History answers that question for us with a world changing YES, going from one cellphone in 1983 to over 7 billion cellphones in 2015.  What was once so expensive and so exclusive, is now in the hands of everyone, by the way with battery energy storage that keeps on improving.

So too I am sure, one day in the not so distant future, battery energy storage will be the hands of everyone for their home and their cars. Remember this cellphone example when I do the math below.

Did Tesla invent battery energy storage?  No. Did Starbucks invent coffee? No.


 
Love them or not, Starbucks “reinvented” coffee and convinced us it was ok to pay $2.00-$5.00 for a cup of coffee…everywhere…several times a day.

Get ready to say Tesla Powerwall in Tall, Grande or Venti sizes soon as Tesla reinvents battery storage.

If you have been following our 12 month journey “The drive to Net Zero Energy”  you’ll know that our family lives in a home and drives two BMW i3’s with zero energy bills and zero gasoline cost all powered by Solar PV. 



Let's take look at our energy use and generation for last year. A year that ended with a $~450 energy credit to us.


If the premise is that you can take energy from the sun during day light hours and then store it to use during non daylight hours, the Tesla Powerwall is a huge money loser for most Solar PV users at the moment, due to "Net Energy Metering" agreements (NEM) and Time of Use (TOU) rates.   

California and many other other states have NEM agreements and TOU rates for solar PV system owners.  In fairness to Elon Musk, he pointed that out in his presentation with his comments about how in the near term, emergency back up is the best utilization of the Powerwall.

The NEM agreement, simply allows you to sell excess electric energy generation to the utilities generated during the day or longer summer months at the same price that you buy the energy from the utility at night or shorter winter months.   At the end of the year, if generation equals use, the bill is essentially zero. The NEM agreements last for at least 20 years.

TOU rates are two to three times higher during the peak hours (see chart above as we generate more during peak period) than they are during off peak hours.  Most of the large cities in California will have peak rates averaging $0.35 per kwh average of summer and winter rates, off peak $0.22 cents and super off peak $0.15 cents.  Essentially it's a 2-1 sale by using energy at night.

In our example, being grid tied to the utility, the result is no utility bill or gasoline cost.   Many argue both pro and con that other utility users are subsidizing solar PV customers, but I'll leave that for another day. Let's just say if I went off grid those same folks would say that utility users have to pay more since I'm not paying to be tied to the grid that comes to my home.  Sometimes you just can't win.

If I used a Tesla Powerwall to go "off-grid"  I would not get the financial arbitrage benefit of getting paid for excess generation during peak hours thus instead of an annual credit, I would have no utility bill but a large new expense for the Powerwall.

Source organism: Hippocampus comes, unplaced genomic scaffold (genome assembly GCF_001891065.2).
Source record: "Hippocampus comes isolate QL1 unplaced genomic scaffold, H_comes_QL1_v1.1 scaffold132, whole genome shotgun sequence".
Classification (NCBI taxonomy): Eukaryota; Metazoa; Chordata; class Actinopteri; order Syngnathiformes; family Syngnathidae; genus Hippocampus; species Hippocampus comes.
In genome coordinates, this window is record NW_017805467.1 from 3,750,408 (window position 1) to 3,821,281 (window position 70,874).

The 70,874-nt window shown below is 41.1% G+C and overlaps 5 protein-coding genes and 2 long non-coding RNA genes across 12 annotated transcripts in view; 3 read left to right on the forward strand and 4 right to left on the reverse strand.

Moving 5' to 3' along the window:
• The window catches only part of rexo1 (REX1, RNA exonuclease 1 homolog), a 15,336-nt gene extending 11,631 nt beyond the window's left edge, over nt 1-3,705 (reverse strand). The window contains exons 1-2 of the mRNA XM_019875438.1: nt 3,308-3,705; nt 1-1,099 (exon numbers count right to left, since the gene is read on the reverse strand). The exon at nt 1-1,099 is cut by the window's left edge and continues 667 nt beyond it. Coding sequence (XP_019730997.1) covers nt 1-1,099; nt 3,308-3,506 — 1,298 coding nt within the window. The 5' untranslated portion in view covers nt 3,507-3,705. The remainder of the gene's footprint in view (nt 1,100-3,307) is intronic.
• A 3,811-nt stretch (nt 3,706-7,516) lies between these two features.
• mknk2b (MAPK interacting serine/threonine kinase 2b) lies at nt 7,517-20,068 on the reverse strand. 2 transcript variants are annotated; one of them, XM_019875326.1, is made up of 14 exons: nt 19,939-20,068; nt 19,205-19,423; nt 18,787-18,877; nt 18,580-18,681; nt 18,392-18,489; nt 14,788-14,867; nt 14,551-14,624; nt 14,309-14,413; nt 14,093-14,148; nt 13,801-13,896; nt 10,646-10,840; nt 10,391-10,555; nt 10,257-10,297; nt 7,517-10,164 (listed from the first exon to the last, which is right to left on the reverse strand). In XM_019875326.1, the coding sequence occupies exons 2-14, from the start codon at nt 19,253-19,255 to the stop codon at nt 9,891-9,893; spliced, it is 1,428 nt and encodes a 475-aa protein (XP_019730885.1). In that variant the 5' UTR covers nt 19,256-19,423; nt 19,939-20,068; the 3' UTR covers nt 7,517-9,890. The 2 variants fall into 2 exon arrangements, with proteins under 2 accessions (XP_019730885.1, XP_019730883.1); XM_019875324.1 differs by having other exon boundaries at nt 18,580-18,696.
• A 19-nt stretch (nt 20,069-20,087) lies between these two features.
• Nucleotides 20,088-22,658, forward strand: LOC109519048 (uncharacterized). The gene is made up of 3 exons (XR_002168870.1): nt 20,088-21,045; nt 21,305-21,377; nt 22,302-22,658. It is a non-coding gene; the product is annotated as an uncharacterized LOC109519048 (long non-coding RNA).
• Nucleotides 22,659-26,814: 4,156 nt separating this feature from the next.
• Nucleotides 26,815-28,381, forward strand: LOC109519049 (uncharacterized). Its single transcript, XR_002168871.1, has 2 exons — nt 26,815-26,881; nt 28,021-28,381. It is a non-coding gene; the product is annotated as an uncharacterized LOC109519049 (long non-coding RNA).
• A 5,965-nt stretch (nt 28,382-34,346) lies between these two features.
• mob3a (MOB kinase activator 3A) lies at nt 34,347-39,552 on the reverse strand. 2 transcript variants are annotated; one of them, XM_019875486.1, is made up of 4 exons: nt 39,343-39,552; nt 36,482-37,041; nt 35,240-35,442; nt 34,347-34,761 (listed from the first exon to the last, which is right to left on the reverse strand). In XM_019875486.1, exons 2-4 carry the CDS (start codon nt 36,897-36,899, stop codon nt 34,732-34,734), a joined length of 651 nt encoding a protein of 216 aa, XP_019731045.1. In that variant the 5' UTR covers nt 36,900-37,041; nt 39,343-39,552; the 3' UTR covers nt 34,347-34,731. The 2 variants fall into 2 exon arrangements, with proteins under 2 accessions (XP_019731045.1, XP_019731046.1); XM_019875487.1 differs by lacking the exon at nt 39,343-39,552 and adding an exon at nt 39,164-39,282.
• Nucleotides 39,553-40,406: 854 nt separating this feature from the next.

How much of an expense to go off grid?

I would estimate that our home and our two cars use an average of about 30kwh a day.   Roughly 10kwh for the 2 cars and 20kwh for the home.  Most off grid folks recommend 4 times the use to cover winter storms and the lower sunlight months of winter.




So lets assume a 100kw battery system for our home and cars.  It's just a guess since Tesla did not release the price for their larger units, but lets say the price is $30,000 ($300 per kw) and another $10,000 for installation for a total of $40,000.  

Assuming a high cycle life of 5000 partial cycles or about 12 years, I would need two of these systems during the 25 years of the Solar PV panels lifetime.  Again assuming a reduction in cost of half, 12 years from now and minimal installation expense as it's a swap out, the second system will cost me $20,000.

That's $60,000 for 25 years which equals $2400 per year for an off grid setup.   Grid tied I have a $~450 annual credit. So the math does not add up, but remember that first $3,500 cell phone and todays 7 billion cell phones as a strong lesson here.  Do you think the first cellphone purchasers cared about the economics of the cellular phone call?



So it begins with battery energy storage and the Powerwall.  Not yet a convincing financial equation for most homeowners with Solar PV, but a technology that is sure to to usher in the future.

As a solar PV homeowner and a multiple electric car driver, energy storage is the missing piece and I'm very excited to see Tesla and the Powerwall tackle this issue.  Energy storage will be a great enabler of renewable energy and our transition to electric zero emission transportation and cleaner air for our cities.

Today for the Powerwall,  last mile installations far away from power-lines,  new infrastructure projects without the needs for power-lines and utility scale energy storage make the most sense.

In the near term, "rate shaving" as high TOU rates creep into the darkness hours of early evening and we use the battery to cover that small time frame of dusk hours will begin to make sense.   In the long term it will make sense for all of us as prices fall and the technology advances.